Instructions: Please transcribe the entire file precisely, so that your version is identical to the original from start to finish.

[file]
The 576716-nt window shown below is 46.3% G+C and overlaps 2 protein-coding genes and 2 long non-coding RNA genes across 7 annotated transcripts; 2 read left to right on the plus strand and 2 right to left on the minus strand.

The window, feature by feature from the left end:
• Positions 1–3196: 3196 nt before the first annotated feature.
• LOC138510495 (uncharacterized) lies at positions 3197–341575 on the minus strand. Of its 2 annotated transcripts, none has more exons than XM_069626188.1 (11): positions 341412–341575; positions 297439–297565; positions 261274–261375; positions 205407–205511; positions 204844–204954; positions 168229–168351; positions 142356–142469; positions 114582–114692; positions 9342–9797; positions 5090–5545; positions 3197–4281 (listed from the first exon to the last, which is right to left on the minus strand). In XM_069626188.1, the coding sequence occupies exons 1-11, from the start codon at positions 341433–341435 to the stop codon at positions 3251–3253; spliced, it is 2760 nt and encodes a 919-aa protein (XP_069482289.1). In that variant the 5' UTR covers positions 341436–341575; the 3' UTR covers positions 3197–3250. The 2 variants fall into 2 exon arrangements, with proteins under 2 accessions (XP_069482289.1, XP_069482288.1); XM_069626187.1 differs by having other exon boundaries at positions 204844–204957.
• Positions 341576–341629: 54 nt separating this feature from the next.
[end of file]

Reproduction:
The 576716-nt window shown below is 46.3% G+C and overlaps 2 protein-coding genes and 2 long non-coding RNA genes across 7 annotated transcripts; 2 read left to right on the plus strand and 2 right to left on the minus strand.

The window, feature by feature from the left end:
• Positions 1–3196: 3196 nt before the first annotated feature.
• LOC138510495 (uncharacterized) lies at positions 3197–341575 on the minus strand. Of its 2 annotated transcripts, none has more exons than XM_069626188.1 (11): positions 341412–341575; positions 297439–297565; positions 261274–261375; positions 205407–205511; positions 204844–204954; positions 168229–168351; positions 142356–142469; positions 114582–114692; positions 9342–9797; positions 5090–5545; positions 3197–4281 (listed from the first exon to the last, which is right to left on the minus strand). In XM_069626188.1, the coding sequence occupies exons 1-11, from the start codon at positions 341433–341435 to the stop codon at positions 3251–3253; spliced, it is 2760 nt and encodes a 919-aa protein (XP_069482289.1). In that variant the 5' UTR covers positions 341436–341575; the 3' UTR covers positions 3197–3250. The 2 variants fall into 2 exon arrangements, with proteins under 2 accessions (XP_069482289.1, XP_069482288.1); XM_069626187.1 differs by having other exon boundaries at positions 204844–204957.
• Positions 341576–341629: 54 nt separating this feature from the next.